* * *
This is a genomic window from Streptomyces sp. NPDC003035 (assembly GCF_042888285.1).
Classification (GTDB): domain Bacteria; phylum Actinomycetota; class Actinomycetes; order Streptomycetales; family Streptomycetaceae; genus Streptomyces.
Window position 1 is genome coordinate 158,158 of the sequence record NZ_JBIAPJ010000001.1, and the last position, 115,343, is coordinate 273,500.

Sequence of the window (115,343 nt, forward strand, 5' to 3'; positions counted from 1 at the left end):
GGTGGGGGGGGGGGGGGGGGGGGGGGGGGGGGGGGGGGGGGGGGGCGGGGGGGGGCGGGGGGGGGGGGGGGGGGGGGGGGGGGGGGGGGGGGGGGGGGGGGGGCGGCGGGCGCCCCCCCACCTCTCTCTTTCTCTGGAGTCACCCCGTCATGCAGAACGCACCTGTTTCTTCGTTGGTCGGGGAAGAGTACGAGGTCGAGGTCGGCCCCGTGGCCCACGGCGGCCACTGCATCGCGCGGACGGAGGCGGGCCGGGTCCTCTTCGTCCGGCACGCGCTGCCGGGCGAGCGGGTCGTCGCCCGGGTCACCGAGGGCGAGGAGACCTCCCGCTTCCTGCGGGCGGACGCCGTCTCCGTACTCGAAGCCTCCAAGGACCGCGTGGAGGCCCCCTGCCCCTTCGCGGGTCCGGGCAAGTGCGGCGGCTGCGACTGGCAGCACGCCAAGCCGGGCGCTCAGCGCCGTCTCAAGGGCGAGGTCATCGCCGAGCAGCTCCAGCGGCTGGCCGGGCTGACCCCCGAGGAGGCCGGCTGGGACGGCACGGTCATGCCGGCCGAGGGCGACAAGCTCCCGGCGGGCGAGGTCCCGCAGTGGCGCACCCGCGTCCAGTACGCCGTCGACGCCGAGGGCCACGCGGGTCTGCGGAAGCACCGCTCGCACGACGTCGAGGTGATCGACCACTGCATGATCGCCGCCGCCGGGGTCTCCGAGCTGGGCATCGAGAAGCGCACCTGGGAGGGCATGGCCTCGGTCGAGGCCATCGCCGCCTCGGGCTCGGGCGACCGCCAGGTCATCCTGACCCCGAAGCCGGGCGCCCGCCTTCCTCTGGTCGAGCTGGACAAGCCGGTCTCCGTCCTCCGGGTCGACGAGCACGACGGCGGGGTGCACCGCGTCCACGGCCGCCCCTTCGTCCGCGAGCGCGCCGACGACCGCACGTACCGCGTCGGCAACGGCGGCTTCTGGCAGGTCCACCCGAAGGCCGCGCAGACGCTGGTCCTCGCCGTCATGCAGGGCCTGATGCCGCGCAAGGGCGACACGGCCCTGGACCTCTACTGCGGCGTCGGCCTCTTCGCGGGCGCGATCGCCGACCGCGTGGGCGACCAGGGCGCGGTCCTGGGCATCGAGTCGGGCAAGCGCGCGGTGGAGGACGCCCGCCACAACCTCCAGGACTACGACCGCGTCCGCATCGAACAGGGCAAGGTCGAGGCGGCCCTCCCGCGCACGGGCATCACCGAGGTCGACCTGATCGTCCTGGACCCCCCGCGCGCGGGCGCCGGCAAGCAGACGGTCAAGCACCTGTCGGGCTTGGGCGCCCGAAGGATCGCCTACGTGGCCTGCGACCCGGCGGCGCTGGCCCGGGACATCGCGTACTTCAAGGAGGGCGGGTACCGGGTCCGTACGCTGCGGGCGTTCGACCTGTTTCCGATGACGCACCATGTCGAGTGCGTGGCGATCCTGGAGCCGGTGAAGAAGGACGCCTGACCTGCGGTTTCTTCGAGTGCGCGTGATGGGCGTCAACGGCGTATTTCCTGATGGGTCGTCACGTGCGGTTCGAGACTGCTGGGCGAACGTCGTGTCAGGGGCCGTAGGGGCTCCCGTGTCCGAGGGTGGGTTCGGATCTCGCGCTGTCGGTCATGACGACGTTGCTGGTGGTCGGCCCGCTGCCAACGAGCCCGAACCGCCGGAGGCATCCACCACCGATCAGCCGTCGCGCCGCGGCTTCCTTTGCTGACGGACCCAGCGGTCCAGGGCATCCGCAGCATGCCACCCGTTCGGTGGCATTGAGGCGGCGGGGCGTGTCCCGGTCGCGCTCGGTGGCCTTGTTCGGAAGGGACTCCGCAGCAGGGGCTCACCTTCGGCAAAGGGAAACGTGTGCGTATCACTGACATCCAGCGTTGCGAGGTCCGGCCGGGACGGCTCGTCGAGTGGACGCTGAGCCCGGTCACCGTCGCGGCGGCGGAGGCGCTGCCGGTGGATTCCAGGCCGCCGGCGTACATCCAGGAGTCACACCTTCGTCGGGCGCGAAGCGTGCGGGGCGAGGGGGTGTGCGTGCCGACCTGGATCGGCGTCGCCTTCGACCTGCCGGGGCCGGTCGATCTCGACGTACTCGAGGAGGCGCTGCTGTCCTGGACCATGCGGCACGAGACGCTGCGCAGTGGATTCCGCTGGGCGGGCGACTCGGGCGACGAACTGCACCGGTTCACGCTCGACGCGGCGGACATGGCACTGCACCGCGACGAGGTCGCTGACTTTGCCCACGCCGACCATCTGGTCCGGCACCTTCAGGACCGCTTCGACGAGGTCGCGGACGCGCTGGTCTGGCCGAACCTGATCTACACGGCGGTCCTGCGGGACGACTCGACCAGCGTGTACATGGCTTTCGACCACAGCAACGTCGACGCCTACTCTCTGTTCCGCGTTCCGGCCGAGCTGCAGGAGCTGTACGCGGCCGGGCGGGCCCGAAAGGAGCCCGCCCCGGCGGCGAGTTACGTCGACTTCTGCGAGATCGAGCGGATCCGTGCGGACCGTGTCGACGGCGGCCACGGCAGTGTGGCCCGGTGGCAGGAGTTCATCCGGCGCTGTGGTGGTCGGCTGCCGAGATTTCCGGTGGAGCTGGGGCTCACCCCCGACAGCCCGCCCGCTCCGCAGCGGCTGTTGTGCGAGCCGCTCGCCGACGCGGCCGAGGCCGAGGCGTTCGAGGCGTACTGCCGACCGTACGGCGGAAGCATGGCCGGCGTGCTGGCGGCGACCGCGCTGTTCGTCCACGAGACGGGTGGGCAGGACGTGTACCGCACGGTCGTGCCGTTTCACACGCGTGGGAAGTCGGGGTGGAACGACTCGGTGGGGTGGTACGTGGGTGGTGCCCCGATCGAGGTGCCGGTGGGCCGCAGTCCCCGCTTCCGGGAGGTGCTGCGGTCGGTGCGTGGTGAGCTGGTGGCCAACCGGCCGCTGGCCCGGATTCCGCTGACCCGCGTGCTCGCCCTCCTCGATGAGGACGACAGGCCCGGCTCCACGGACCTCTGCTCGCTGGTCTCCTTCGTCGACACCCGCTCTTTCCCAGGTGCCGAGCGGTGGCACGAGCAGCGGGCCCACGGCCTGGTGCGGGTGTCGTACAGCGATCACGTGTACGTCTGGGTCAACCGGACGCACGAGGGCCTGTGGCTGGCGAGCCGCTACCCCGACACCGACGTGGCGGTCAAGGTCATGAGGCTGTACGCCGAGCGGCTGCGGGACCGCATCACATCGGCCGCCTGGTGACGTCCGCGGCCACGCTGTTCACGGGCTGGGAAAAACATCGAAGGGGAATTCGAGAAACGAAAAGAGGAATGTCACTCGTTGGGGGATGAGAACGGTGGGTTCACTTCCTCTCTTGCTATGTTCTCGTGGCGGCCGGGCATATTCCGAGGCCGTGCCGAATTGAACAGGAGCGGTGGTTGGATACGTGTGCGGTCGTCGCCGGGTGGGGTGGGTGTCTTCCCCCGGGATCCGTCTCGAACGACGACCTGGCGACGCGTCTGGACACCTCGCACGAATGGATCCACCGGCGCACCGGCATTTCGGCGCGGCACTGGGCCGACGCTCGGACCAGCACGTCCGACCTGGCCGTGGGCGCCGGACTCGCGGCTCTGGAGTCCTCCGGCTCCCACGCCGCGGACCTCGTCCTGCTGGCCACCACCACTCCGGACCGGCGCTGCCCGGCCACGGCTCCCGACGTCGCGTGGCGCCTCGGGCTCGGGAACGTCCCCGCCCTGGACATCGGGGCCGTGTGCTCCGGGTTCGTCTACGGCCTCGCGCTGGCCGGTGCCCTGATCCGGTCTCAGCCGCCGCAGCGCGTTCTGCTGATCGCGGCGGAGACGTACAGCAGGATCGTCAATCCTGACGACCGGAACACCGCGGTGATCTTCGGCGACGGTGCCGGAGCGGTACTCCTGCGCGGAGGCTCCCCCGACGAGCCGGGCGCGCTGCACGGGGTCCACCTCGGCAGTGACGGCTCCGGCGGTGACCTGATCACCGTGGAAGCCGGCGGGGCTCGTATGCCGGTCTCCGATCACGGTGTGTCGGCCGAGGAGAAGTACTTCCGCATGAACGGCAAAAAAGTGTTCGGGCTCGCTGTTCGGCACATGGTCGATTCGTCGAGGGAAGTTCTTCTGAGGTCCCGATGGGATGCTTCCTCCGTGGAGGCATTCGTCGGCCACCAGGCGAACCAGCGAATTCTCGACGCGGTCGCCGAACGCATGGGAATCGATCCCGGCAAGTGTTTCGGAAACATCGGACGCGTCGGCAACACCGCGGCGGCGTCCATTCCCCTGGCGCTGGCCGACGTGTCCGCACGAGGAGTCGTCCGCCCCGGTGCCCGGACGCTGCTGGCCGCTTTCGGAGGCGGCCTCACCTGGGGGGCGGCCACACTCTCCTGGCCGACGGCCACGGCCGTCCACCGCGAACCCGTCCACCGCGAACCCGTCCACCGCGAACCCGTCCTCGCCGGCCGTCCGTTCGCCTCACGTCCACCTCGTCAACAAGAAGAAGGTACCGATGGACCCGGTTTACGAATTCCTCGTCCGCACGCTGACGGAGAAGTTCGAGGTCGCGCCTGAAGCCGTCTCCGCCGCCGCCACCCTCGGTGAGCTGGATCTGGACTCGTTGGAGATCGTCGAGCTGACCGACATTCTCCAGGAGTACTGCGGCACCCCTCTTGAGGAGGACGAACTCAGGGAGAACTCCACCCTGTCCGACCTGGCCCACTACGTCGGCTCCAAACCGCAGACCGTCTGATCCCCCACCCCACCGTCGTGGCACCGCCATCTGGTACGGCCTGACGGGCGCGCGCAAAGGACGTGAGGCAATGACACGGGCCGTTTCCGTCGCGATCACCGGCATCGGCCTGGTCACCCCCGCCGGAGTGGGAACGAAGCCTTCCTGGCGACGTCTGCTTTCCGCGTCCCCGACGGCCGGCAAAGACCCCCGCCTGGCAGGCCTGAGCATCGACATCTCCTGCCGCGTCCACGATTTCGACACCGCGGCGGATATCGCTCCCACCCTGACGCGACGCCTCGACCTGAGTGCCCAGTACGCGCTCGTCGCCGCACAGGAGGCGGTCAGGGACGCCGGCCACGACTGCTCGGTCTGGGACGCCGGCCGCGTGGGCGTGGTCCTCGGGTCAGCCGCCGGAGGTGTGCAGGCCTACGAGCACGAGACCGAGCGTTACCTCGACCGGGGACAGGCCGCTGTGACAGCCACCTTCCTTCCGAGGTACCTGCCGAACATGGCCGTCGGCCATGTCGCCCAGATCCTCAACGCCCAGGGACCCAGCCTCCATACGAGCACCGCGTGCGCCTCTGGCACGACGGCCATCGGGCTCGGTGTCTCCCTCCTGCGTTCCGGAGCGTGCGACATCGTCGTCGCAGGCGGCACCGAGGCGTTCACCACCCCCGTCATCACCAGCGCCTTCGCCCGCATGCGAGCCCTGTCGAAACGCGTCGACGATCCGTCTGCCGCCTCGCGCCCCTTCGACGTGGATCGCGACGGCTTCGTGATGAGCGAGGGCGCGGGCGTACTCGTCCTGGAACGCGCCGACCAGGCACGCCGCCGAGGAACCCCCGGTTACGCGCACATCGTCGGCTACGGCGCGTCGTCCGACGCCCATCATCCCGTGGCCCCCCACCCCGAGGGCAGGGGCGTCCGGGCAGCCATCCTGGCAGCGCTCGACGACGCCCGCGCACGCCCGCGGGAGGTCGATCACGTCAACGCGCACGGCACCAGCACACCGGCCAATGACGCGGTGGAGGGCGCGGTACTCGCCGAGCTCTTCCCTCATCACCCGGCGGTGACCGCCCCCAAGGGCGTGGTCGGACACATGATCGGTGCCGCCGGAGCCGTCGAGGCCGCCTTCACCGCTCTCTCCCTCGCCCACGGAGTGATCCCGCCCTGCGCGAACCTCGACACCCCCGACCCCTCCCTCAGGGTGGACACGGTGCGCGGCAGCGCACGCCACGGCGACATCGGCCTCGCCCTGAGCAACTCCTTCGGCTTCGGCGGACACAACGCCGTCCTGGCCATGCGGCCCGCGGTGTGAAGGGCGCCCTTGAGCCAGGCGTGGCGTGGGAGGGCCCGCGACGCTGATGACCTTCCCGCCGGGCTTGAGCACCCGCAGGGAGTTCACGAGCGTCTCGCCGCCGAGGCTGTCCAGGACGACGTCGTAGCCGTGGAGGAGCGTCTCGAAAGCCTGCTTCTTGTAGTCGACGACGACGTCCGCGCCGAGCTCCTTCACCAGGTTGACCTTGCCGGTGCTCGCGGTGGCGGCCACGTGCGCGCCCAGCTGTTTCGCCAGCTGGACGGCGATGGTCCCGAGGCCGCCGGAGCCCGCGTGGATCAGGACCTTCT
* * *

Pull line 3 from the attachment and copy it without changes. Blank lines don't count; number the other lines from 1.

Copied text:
Window position 1 is genome coordinate 158,158 of the sequence record NZ_JBIAPJ010000001.1, and the last position, 115,343, is coordinate 273,500.